Ribera del Duero continues to be among the most interesting and compelling wine regions in Spain, the most dynamic Old World wine country of the past 25 years. Numerous wine writers in the USA and Europe, however, have a simplistic, banal, knee-jerk view of Ribera del Duero wines. A few years ago, wine critic Steven Tanzer wrote, “Think of Rioja as more Bordeaux-like and Ribera del Duero as more akin to California Cabernet, even if these two categories are increasingly converging in style.” Similarly, others have compared Ribera del Duero with Bordeaux, and Rioja with Burgundy. Both oversimplifications ignore important attributes of Ribera wines, many of which are blends of Tinto Fino (the local variant of Tempranillo) with Cabernet Sauvignon, Merlot, or Garnacha, or are blends of Tinto Fino sourced from multiple vineyards. Overall, the wines have a plush, broad texture on the palate, so the Bordeaux comparison is clear. There are also sterling single-vineyard wines from old vines that have a texture and palate precision that recall Burgundy, if not the Rhône. Wanting to hear what Ribera del Duero’s top winemakers thought, I arranged a roundtable lunch. Two weeks prior, over tapas with Jancis Robinson MW, I mentioned my Ribera del Duero trip. Her expression became pained and quite concerned, and I said what she had expressed without saying: “You think the wines are overextracted, overoaked, high-alcohol fruit-bombs.” She nodded, and I continued: “That was often the case ten or 15 years ago, but I don’t think it’s true now.”
The Ribera del Duero roundtable lunch was held at restaurant Fuente de la Aceña in Quintanilla de Onésimo on October 29, 2010. The attendees were José Carlos Álvarez (Bodegas Emilio Moro), Eva María and Lucía Fernández (Alejandro Fernández Tinto Pesquera), Xavier Ausás (Bodegas Vega-Sicilia and Alion), Mariano García and Javier Zaccagnini (Bodegas Aalto), Peter Sisseck (Dominio de Pingus), Eduardo García (Bodegas Los Astrales), Jesús María Sastre (Bodegas Viña Sastre), Agustín Alonso (Consejo Regulador DO Ribera del Duero), and me.
The overall tone evolved from a formal lunch to an animated, fairly raucous discusión. It was necessary to quieten people down at times, but I found these Ribera del Duero winemakers more conservative than their Rioja counterparts and just as open and generous. This Spanish lunch lasted more than three and a half hours on a Friday afternoon. I felt privileged to be part of this unique extended family. As I’d hoped, the bottles the winemakers brought to drink over lunch were like glimpses of their private bookshelves or wallet snapshots.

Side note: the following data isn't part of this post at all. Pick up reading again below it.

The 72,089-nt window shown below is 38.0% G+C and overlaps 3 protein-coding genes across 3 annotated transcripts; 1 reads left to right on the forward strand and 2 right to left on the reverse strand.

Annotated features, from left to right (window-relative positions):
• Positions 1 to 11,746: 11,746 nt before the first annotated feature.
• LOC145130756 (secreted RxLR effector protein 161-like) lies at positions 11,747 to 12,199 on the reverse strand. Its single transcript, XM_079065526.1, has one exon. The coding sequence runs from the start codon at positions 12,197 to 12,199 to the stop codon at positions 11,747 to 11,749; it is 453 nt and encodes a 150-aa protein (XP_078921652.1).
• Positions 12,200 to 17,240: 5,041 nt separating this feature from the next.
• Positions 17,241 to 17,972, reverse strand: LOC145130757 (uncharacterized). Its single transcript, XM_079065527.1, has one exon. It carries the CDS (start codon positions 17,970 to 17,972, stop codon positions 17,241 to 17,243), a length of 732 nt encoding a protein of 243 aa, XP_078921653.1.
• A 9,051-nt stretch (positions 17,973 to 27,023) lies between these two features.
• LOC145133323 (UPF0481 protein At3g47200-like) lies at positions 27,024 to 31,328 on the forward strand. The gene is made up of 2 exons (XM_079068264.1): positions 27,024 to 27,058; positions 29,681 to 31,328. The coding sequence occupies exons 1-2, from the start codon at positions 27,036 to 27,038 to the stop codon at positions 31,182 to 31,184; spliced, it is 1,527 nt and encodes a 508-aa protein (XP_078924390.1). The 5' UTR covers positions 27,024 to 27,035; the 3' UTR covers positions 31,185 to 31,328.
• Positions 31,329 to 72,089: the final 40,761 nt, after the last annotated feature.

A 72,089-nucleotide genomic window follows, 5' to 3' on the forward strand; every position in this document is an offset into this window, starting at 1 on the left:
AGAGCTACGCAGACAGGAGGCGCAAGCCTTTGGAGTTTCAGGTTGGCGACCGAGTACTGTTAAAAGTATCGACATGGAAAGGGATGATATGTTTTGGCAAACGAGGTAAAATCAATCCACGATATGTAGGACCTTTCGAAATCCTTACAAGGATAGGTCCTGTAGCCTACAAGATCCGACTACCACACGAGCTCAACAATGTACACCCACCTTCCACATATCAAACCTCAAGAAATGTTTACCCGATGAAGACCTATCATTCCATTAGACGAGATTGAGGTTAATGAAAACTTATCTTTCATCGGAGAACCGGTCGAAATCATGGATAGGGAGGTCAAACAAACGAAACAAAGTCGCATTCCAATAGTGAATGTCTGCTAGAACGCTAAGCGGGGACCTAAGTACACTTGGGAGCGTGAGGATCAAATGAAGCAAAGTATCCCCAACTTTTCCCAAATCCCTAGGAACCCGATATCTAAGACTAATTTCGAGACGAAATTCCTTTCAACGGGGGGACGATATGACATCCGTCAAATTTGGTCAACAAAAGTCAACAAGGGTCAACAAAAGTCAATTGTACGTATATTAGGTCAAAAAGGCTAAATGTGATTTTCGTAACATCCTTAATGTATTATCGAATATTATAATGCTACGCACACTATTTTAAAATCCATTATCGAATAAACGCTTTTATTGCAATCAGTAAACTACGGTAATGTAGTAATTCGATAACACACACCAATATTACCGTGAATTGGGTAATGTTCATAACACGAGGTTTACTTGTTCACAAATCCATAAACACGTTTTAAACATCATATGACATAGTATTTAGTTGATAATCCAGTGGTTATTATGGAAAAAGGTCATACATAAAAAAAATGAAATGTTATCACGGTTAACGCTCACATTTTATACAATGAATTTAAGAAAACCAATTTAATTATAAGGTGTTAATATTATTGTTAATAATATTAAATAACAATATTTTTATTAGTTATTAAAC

José Carlos Álvarez (JCÁ) has an impish sense of humor that seems completely at odds with his fastidious nature. His doctoral thesis was on Ribera del Duero’s different soil types. After being director general of Ribera del Duero’s Consejo Regulador for two and a half years, he was technical director at Bodegas Emilio Moro for eight and a half years, where he made exceptional wines. Since 2011, he has been technical director at Convento de las Claras. He brought to the lunch Emilio Moro’s 2005 Malleolus de Sanchomartin and Bollinger 1999 La Grande Année.
Alejandro Fernández is a legendary figure in Ribera del Duero. Winemaker Eva María and Lucía Fernández (LF) brought Pesquera 2003 Janus Gran Reserva, and Condado de Haza 2001 Alenza Gran Reserva.
Xavier Ausàs (XA) became Grupo Vega-Sicilia’s technical director in 1998. Today, he oversees winemaking at Vega-Sicilia and Alion in Ribera del Duero and at the Grupo’s Toro, Hungary, and Rioja Alta wineries. Xavier’s lack of pretension is telling. He wryly jokes that his not-quite-full head of hair can easily be corrected with Photoshop. His methodical and perfectionist approach has helped Vega-Sicilia maintain its ne plus ultra status. He brought Comtes Lafon 2005 Montrachet and 1962 Vega-Sicilia Único.
Mariano García (MG) is one of the best winemakers in Spain. His 30 years as head winemaker at Vega-Sicilia produced many great vintages and gave him invaluable experience at that impeccable bodega. Since he left Vega- Sicilia in 1998, he has been free to experiment, as at Bodegas Aalto, begun in 1999 with Javier Zaccagnini. Extremely gregarious, friendly, and nearing 70, Mariano has the boundless energy and infectious passion of a young man. He and Javier brought Ossian 2009 Capitel, Aalto 2009 PS (barrel sample), Mauro 2006 VS, and 2000 Cos d’Estournel.
As with Pesquera in the 1980s, the worldwide acclaim for Pingus in the mid-1990s helped Ribera del Duero gain equal footing with the world’s great wine regions. Peter Sisseck (PS) has stirred the imagination of a generation of winemakers. Very approachable, he has a dry, sardonic sense of humor that fans of Monty Python would instantly recognize. An agricultural engineer, a meticulous winemaker who has few peers within Spain or without, and a serious student of wine history, Peter counts Alain Vauthier of Château Ausone as a good friend and mentor. Peter brought 2000 Pingus and 1998 Château Ausone.
Eduardo García is one of the most talented emerging young winemakers in Spain. By turns intuitive and intellectual, he has both feet firmly planted in his vineyards and shows maturity well beyond his 35 years. He brought Los Astrales 2006 Christina and Ridge 1995 Monte Bello.